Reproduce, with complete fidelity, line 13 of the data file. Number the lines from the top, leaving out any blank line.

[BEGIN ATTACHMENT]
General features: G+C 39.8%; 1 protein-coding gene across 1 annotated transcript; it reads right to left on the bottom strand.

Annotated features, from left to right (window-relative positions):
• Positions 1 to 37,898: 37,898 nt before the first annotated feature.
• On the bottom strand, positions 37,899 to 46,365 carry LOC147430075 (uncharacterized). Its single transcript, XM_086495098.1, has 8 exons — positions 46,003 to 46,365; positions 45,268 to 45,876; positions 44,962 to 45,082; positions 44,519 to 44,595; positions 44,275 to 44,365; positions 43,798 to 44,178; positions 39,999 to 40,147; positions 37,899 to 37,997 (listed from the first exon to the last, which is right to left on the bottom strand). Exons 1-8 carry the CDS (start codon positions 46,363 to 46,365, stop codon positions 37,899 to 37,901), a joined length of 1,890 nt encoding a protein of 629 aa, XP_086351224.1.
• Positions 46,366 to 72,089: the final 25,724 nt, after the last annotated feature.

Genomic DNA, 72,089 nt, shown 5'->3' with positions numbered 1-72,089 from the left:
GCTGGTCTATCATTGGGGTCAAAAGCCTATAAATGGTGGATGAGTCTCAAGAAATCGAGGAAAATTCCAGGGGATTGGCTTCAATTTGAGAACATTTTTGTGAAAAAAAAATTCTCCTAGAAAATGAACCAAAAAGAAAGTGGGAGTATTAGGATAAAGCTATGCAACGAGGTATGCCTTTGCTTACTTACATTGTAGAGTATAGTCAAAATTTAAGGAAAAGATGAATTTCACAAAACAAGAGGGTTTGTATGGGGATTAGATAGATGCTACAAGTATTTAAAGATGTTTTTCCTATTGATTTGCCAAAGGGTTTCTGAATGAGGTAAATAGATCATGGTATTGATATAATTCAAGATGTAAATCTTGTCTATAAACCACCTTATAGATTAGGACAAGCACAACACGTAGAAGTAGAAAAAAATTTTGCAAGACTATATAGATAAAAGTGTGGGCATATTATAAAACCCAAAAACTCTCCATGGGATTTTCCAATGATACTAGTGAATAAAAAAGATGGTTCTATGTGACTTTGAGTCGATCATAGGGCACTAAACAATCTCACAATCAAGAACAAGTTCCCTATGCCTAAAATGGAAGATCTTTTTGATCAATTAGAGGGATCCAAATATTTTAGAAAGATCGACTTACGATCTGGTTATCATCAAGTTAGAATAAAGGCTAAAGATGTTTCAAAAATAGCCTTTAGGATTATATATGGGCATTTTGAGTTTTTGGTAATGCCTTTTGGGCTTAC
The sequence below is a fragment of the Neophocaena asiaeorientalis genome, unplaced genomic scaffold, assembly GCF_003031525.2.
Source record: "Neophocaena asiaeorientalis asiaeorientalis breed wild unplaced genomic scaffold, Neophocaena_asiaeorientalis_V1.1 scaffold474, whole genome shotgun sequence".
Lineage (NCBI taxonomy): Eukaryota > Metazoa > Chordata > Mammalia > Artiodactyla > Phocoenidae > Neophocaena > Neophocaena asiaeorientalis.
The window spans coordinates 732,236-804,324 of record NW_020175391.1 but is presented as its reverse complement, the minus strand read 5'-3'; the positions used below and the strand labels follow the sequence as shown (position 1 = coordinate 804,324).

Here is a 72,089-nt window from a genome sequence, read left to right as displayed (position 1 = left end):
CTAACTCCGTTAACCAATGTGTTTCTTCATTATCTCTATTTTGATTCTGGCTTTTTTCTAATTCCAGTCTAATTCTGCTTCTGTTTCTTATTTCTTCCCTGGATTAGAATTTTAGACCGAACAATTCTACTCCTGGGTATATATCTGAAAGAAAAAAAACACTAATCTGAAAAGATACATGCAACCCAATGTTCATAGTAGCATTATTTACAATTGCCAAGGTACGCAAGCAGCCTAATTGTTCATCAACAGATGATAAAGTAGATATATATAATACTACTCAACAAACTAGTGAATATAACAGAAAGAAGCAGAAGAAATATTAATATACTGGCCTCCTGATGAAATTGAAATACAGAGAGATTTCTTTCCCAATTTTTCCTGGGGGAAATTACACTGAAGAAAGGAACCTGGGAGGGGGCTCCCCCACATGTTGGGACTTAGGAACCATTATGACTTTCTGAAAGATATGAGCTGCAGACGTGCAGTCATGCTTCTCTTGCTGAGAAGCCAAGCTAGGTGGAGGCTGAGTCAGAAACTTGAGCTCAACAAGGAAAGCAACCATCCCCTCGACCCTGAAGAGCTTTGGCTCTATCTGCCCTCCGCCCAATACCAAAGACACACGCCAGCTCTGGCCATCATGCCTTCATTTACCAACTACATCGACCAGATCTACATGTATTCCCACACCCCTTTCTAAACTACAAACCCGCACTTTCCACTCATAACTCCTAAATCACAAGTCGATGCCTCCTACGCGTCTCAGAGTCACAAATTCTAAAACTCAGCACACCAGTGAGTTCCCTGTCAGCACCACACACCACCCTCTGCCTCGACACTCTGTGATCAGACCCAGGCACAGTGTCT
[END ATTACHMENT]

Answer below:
CTAACTCCGTTAACCAATGTGTTTCTTCATTATCTCTATTTTGATTCTGGCTTTTTTCTAATTCCAGTCTAATTCTGCTTCTGTTTCTTATTTCTTCCCTGGATTAGAATTTTAGACCGAACAATTCTACTCCTGGGTATATATCTGAAAGAAAAAAAACACTAATCTGAAAAGATACATGCAACCCAATGTTCATAGTAGCATTATTTACAATTGCCAAGGTACGCAAGCAGCCTAATTGTTCATCAACAGATGATAAAGTAGATATATATAATACTACTCAACAAACTAGTGAATATAACAGAAAGAAGCAGAAGAAATATTAATATACTGGCCTCCTGATGAAATTGAAATACAGAGAGATTTCTTTCCCAATTTTTCCTGGGGGAAATTACACTGAAGAAAGGAACCTGGGAGGGGGCTCCCCCACATGTTGGGACTTAGGAACCATTATGACTTTCTGAAAGATATGAGCTGCAGACGTGCAGTCATGCTTCTCTTGCTGAGAAGCCAAGCTAGGTGGAGGCTGAGTCAGAAACTTGAGCTCAACAAGGAAAGCAACCATCCCCTCGACCCTGAAGAGCTTTGGCTCTATCTGCCCTCCGCCCAATACCAAAGACACACGCCAGCTCTGGCCATCATGCCTTCATTTACCAACTACATCGACCAGATCTACATGTATTCCCACACCCCTTTCTAAACTACAAACCCGCACTTTCCACTCATAACTCCTAAATCACAAGTCGATGCCTCCTACGCGTCTCAGAGTCACAAATTCTAAAACTCAGCACACCAGTGAGTTCCCTGTCAGCACCACACACCACCCTCTGCCTCGACACTCTGTGATCAGACCCAGGCACAGTGTCT